Creativity is a key ingredient of both science and art, but how much can scientific inquiry tell us about creativity? A new report from the National Endowment for the Arts (NEA) provides perspective on current and future avenues for creativity research, basing many of its findings on an SFI working group held in July 2014.
“Science can study creativity, but creativity is also central to the scientific process; it is useful to understand both directions of this interaction,” said SFI Professor and Chair of the Faculty Jennifer Dunne, who co-organized the working group with Bill O’Brien and Sunil Iyengar of the NEA.
During the working group and in the report, participants grappled with how to define the concept of creativity, and how to study it in a way that integrates insights from cognitive science, psychology, education, defense, healthcare, the arts, and neuroscience. The NEA report lays out key findings from the Santa Fe working group, and also sets future goals for creativity research.
Among the conclusions from the report:
- Creativity research requires more partnerships among neurobiologists, artists, psychologists, and educators.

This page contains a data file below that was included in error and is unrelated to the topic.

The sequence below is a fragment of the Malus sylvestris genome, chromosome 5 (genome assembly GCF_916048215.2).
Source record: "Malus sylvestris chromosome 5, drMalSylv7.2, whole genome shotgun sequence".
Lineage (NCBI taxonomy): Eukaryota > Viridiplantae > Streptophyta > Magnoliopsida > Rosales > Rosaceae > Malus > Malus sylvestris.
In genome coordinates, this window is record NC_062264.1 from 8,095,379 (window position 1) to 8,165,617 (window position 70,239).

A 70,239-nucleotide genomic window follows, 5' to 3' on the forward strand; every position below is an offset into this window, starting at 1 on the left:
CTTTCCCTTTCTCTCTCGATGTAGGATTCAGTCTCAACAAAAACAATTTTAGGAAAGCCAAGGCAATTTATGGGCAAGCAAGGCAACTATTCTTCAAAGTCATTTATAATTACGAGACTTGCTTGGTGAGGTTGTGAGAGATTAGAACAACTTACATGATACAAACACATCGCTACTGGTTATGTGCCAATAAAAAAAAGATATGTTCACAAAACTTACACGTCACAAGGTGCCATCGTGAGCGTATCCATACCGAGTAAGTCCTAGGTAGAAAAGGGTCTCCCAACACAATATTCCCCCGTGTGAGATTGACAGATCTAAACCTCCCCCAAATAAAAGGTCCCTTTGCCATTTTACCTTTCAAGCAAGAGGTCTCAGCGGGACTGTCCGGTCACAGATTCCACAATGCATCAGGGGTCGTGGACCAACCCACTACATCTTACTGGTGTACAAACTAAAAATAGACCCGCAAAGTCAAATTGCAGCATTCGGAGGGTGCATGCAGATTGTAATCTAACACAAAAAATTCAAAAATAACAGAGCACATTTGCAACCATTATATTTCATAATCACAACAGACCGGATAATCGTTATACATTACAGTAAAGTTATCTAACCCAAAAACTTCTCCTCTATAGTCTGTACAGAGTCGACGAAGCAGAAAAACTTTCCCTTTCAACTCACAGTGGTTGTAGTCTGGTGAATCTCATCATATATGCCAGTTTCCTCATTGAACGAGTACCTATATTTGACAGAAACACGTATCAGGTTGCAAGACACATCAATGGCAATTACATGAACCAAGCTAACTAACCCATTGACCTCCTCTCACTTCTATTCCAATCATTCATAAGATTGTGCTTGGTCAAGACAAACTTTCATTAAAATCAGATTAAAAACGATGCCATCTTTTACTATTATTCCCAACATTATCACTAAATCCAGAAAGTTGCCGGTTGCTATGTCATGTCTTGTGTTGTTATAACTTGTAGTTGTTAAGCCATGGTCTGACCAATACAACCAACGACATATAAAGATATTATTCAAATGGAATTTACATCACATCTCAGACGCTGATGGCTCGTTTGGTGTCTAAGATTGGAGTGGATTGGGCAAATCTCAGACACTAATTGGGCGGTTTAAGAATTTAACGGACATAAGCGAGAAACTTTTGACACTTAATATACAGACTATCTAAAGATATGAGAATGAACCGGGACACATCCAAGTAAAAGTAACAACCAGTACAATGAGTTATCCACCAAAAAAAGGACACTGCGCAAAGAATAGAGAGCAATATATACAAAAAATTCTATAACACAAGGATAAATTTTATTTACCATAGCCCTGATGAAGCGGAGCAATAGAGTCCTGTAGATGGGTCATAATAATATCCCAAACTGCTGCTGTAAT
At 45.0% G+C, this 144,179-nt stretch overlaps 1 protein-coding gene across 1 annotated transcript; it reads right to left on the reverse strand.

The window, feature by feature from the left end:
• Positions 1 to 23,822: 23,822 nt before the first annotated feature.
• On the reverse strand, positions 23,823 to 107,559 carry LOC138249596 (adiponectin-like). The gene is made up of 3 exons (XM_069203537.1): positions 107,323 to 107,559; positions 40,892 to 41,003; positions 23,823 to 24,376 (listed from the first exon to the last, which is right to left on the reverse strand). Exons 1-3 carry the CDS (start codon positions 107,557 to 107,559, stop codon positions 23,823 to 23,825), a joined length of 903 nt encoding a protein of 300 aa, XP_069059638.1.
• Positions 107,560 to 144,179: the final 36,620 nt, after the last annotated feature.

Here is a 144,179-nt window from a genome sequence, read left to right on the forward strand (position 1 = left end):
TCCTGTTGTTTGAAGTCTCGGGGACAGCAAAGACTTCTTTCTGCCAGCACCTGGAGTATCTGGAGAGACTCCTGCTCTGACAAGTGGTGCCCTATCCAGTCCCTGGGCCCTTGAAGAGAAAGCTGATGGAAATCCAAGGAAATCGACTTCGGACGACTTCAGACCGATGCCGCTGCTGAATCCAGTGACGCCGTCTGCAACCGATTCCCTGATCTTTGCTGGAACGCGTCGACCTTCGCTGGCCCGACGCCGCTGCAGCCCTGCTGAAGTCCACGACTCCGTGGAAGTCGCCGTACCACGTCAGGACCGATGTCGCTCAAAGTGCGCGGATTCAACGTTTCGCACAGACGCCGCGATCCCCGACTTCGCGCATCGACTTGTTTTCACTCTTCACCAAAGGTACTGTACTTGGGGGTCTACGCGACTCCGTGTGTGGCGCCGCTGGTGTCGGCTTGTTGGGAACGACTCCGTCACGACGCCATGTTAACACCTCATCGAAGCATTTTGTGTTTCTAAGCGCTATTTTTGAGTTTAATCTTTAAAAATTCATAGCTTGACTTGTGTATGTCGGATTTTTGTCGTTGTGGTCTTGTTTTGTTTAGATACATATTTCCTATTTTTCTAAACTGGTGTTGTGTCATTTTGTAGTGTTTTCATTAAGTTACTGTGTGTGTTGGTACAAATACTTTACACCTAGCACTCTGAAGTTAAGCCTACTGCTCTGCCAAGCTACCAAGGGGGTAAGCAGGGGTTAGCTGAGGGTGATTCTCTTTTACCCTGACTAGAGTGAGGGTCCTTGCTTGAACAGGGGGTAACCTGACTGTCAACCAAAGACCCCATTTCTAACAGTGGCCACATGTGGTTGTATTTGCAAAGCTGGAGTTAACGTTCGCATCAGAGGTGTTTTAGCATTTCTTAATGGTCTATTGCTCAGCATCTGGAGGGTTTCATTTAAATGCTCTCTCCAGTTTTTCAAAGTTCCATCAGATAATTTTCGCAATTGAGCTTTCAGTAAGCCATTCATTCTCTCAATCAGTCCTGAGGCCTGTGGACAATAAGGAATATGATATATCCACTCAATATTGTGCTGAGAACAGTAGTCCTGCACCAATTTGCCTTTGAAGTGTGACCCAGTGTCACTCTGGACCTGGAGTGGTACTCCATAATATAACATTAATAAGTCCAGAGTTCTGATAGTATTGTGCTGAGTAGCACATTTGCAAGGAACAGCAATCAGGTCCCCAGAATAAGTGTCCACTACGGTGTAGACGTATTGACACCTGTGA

- More than 30 years of cognitive-behavioral research has informed our knowledge about creativity, but there is little neuroscience to back it up. The field needs neuroscientific validation of existing tools to assess creativity in individuals. If effective, these tests can be adopted more widely by our nation's educators, employers, and other decision-makers.
- Brain research is a young field, which makes it the perfect time to invest in creativity research, even while neuroscience models and technologies continue to develop.
“The time is ripe for bringing together artists, scientists, and educators to collaboratively confront the question of how creativity functions in the brain,” said O’Brien. “Imagine the potential for our nation's health, education, culture, and productivity if we were able to truly understand the anatomy of our ‘aha’ moments, and how they can be nurtured, optimized, and deployed.”
Read the NEA report How Creativity Works in the Brain
Read the article on the NEA website (July 29, 2015)